Estrogen receptor-α variants increase risk of Alzheimer's disease in women with down syndrome

Nicole Schupf, Joseph H. Lee, Michelle Wei, Deborah Pang, Constance Chace, Rong Cheng, Warren B. Zigman, Benjamin Tycko, Wayne Silverman

Research output: Contribution to journalArticlepeer-review


Background: Genetic variants that affect estrogen activity may influence the risk of Alzheimer's disease (AD). Two tightly linked polymorphisms (PvuII and XbaI) in the first intron of estrogen receptor 1 (ESR1), the gene for ER-α, have been reported to influence estrogen receptor expression and may influence the risk of AD. Methods: We examined the relation of polymorphisms in ESR1 to the risk of AD in women with Down syndrome. The subjects (181 women with DS, 41-78 years of age) were followed at 14- to 18-month intervals. Information from cognitive assessments, caregiver interviews, medical record reviews and neurological examinations was used to classify dementia. Genomic DNA was genotyped for 5 single-nucleotide polymorphisms in the upstream region and the first exon/intron of the ESR1 gene. Their association with dementia risk was evaluated, adjusting for covariates. Results: Women with at least 1 copy of the C allele at rs2234693 (PvuII) and those homozygous for the C allele at rs2077647 had an almost 3-fold increase in the risk of AD, compared with women without the C allele. The increased risks were independent of the apolipoprotein E genotype. Conclusion: These findings support a role for estrogen receptor activity in the development of AD in women with Down syndrome.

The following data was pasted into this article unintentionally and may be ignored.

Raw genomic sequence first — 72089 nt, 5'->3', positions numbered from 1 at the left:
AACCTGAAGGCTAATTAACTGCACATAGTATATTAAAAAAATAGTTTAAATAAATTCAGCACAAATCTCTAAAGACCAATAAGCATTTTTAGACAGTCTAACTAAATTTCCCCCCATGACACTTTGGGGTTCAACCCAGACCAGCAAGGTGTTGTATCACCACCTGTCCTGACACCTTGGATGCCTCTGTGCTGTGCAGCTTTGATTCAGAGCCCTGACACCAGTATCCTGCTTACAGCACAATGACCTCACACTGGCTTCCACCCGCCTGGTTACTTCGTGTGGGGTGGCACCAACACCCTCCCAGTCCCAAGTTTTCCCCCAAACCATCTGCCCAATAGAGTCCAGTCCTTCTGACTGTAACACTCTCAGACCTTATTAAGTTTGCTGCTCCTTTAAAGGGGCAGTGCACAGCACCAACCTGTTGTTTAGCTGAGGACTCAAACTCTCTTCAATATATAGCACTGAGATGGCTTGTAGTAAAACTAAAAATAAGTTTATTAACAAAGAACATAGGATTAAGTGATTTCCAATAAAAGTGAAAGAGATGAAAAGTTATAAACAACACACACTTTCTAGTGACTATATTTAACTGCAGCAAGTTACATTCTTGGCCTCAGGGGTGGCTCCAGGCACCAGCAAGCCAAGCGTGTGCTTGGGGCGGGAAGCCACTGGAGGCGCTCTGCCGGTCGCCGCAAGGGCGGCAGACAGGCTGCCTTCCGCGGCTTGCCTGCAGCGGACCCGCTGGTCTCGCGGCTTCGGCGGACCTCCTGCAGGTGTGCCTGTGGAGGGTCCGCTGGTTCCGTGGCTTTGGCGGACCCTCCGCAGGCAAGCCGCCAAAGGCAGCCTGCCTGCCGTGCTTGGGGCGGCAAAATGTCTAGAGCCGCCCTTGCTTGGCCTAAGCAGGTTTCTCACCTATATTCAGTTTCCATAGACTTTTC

Original languageEnglish (US)
Pages (from-to)476-482
Number of pages7
JournalDementia and Geriatric Cognitive Disorders
Issue number5
StatePublished - Apr 2008
Externally publishedYes


  • Alzheimer's disease
  • Down syndrome
  • Estrogen
  • Estrogen receptor-α

ASJC Scopus subject areas

  • Geriatrics and Gerontology
  • Cognitive Neuroscience
  • Psychiatry and Mental health


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